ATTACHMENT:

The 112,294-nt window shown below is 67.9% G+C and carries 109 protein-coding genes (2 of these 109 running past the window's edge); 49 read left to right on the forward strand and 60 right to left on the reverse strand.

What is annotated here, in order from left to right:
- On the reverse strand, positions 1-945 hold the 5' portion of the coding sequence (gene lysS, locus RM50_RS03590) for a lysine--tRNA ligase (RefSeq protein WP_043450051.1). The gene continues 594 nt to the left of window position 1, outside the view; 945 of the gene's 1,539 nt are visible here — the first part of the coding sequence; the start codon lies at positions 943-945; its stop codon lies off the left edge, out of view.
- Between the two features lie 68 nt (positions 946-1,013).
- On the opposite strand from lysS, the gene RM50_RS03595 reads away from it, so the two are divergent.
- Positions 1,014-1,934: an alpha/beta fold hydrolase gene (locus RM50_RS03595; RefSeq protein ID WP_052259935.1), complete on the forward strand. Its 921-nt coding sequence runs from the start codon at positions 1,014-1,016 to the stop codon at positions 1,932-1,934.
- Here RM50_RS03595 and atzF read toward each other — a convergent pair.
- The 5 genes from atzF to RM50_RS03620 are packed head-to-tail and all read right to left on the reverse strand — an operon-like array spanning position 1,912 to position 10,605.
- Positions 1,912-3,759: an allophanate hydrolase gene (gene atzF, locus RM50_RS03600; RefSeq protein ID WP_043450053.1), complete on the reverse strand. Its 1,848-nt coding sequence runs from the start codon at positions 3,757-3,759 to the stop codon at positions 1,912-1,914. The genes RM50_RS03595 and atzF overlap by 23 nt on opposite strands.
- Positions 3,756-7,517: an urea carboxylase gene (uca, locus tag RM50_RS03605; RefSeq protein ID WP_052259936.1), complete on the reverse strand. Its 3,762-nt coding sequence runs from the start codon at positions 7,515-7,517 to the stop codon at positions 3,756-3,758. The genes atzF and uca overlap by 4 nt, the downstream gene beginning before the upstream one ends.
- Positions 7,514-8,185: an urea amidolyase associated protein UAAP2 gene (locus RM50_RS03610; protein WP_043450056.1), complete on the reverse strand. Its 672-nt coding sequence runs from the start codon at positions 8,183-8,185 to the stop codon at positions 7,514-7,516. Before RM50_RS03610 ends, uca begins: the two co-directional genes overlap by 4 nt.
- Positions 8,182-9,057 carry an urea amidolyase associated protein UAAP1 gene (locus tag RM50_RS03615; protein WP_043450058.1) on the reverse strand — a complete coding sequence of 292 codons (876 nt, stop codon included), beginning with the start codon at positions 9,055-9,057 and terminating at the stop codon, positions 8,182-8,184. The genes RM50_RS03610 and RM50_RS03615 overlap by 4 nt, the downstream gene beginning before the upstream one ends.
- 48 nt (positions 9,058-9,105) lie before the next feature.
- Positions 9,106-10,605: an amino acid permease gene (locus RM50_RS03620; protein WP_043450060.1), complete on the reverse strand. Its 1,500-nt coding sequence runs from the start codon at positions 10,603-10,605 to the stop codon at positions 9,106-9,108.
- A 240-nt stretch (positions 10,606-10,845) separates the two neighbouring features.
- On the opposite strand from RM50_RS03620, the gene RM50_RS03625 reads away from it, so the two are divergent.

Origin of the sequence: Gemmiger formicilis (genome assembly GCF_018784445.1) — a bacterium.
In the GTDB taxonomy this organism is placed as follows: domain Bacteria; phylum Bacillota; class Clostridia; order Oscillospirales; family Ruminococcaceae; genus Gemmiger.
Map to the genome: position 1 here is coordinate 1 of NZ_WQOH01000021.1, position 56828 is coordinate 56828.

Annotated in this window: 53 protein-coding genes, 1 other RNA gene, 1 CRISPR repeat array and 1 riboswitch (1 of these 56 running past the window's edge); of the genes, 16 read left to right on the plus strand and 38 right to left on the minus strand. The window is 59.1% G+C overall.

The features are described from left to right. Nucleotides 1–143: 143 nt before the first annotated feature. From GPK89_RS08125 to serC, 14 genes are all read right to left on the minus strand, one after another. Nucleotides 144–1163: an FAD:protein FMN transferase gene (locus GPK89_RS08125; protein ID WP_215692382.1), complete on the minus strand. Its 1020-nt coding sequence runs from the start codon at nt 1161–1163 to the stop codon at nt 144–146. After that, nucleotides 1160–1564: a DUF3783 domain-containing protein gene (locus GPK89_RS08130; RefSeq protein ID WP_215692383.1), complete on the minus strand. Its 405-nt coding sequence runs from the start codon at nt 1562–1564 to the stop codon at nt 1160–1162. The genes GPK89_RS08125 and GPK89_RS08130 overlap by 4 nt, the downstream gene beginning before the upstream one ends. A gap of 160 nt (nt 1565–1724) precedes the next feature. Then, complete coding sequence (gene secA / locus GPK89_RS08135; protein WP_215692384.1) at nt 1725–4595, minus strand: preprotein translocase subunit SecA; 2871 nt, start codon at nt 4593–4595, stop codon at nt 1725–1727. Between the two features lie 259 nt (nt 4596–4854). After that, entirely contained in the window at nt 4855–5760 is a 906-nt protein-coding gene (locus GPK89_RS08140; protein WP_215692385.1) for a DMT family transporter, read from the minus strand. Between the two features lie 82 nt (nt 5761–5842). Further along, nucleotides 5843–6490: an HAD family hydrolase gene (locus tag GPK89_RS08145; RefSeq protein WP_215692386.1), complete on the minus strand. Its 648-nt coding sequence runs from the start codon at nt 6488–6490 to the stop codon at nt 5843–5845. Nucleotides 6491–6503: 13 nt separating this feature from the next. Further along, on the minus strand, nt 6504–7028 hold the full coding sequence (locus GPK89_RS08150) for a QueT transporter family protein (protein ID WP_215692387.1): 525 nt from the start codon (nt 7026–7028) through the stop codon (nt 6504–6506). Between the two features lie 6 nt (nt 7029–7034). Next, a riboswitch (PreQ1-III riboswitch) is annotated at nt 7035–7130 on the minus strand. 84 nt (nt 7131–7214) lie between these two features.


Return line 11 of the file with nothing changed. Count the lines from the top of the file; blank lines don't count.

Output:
- Positions 7,514-8,185: an urea amidolyase associated protein UAAP2 gene (locus RM50_RS03610; protein WP_043450056.1), complete on the reverse strand. Its 672-nt coding sequence runs from the start codon at positions 8,183-8,185 to the stop codon at positions 7,514-7,516. Before RM50_RS03610 ends, uca begins: the two co-directional genes overlap by 4 nt.